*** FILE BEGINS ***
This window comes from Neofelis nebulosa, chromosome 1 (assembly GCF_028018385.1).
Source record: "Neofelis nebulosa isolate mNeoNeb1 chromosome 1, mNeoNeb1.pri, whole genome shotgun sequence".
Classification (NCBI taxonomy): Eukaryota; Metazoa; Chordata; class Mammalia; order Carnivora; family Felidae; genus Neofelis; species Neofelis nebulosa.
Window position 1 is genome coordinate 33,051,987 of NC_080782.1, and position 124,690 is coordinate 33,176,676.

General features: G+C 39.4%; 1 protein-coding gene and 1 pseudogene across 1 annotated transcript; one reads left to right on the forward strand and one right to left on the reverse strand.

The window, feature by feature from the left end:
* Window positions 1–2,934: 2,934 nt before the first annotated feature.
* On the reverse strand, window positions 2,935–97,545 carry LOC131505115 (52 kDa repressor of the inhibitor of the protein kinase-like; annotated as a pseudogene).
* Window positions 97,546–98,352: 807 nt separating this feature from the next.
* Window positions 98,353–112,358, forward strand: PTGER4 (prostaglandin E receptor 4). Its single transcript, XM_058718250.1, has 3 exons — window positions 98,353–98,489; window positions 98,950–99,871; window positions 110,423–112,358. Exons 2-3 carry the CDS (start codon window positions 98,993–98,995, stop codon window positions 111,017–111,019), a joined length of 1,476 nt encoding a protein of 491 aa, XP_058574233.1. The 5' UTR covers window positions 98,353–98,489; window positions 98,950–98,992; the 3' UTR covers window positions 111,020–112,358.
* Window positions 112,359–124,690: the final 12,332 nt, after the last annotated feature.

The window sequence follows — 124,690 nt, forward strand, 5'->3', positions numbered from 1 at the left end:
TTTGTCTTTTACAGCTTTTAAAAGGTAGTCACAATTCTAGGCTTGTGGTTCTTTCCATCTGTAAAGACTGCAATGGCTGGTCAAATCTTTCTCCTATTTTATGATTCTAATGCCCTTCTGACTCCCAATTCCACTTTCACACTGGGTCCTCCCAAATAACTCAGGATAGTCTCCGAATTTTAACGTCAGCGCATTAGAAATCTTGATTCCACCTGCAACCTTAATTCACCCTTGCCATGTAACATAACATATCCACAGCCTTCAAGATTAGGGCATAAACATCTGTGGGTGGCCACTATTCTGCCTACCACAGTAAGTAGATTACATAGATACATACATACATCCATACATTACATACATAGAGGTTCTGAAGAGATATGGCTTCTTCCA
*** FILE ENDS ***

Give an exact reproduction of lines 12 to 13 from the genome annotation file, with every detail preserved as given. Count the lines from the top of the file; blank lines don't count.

The window sequence follows — 124,690 nt, forward strand, 5'->3', positions numbered from 1 at the left end:
TTTGTCTTTTACAGCTTTTAAAAGGTAGTCACAATTCTAGGCTTGTGGTTCTTTCCATCTGTAAAGACTGCAATGGCTGGTCAAATCTTTCTCCTATTTTATGATTCTAATGCCCTTCTGACTCCCAATTCCACTTTCACACTGGGTCCTCCCAAATAACTCAGGATAGTCTCCGAATTTTAACGTCAGCGCATTAGAAATCTTGATTCCACCTGCAACCTTAATTCACCCTTGCCATGTAACATAACATATCCACAGCCTTCAAGATTAGGGCATAAACATCTGTGGGTGGCCACTATTCTGCCTACCACAGTAAGTAGATTACATAGATACATACATACATCCATACATTACATACATAGAGGTTCTGAAGAGATATGGCTTCTTCCA